Forrester Research said tablets, led by Apple's iPad, will cannibalize netbooks in 2012 and outsell netbooks by 2014. Google's Chrome Operating System is rolling out on netbooks, likely from Acer, Asus, HP and Lenovo this holiday season. What kind of chance do these machines stand in a market that is clearly becoming controlled by the iPad, and eventually tablets based on Google's Android operating system? Analysts debate the issue.
Spurred by the success of Apple's iPad, the tablet
computer market will grow at a compound annual growth rate of 42 percent and
gobble up sales that would have normally gone to netbooks.
Forrester Research analyst Sarah Rotman Epps
said tablets will cannibalize netbooks in 2012 and outsell netbooks by 2014, partly
because netbooks don't sync data across devices the way the iPad does.
What kind of chance do these machines stand in a market
that is clearly becoming controlled by the iPad, and eventually tablets based
on Google's Android operating system?
As the tablet garden blossoms, won't
Chrome OS suffer from blight as it tries to gain traction on netbooks?
Epps, who is the author of the
Forrester report on the PC prognostications, doesn't believe so. Epps told eWEEK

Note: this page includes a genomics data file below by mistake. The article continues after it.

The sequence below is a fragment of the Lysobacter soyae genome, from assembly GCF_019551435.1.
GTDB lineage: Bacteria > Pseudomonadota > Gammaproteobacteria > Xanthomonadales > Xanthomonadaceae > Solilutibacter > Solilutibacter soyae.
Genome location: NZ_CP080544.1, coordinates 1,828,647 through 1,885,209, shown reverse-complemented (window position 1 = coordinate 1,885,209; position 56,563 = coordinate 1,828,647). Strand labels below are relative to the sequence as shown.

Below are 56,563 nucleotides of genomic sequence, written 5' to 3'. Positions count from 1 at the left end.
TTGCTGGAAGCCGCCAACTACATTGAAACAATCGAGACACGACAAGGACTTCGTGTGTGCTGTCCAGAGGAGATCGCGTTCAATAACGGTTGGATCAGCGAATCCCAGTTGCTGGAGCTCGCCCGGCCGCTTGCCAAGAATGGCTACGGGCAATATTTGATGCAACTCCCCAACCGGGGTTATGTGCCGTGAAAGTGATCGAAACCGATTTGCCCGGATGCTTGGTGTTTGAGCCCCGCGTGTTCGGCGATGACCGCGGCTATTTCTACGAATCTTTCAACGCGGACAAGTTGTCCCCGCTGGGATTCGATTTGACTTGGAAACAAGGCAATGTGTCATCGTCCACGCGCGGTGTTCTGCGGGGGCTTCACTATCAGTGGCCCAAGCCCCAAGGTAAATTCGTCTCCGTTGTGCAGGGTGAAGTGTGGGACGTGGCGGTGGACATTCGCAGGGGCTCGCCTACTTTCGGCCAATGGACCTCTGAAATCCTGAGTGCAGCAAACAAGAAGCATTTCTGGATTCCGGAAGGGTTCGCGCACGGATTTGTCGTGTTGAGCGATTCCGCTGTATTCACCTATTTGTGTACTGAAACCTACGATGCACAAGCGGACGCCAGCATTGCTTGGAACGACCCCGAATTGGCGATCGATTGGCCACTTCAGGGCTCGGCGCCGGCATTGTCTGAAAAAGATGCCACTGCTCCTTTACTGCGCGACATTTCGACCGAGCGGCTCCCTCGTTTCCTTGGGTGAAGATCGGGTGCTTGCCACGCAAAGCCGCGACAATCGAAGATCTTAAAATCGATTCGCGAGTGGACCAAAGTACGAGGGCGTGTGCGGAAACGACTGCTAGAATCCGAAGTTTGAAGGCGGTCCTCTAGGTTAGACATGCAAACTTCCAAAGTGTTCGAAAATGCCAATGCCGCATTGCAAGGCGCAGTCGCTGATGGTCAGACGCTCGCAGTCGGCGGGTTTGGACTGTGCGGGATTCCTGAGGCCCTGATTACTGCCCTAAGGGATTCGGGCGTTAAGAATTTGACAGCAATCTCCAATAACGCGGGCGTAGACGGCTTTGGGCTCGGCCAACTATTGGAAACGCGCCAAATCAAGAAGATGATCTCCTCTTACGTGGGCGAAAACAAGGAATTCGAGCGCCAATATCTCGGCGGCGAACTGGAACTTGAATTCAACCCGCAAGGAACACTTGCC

Chrome OS, a lightweight OS designed for running Web applications, is more
relevant than ever.
"The world is waiting for a "born connected"
operating system to run born-connected devices," Epps said.
There will be
a lot of Google fans snapping up Chrome OS netbooks because of the company's
cachet and the notion of a computer OS that relies on the cloud and Web apps
instead of the classic localized, client-PC model.
Still, Epps said that while the growth of consumer cloud
storage and Chrome OS will keep netbooks alive, their moment of hypergrowth has
Starting in 2012, tablets will outsell netbooks, eventually comprising
23 percent of PC units sales versus 17 percent of netbooks by 2015.
A Google spokesperson said Chrome OS remains on schedule
to appear on netbooks later this year, but declined to comment on the Forrester
report. Other analysts weren't as shy.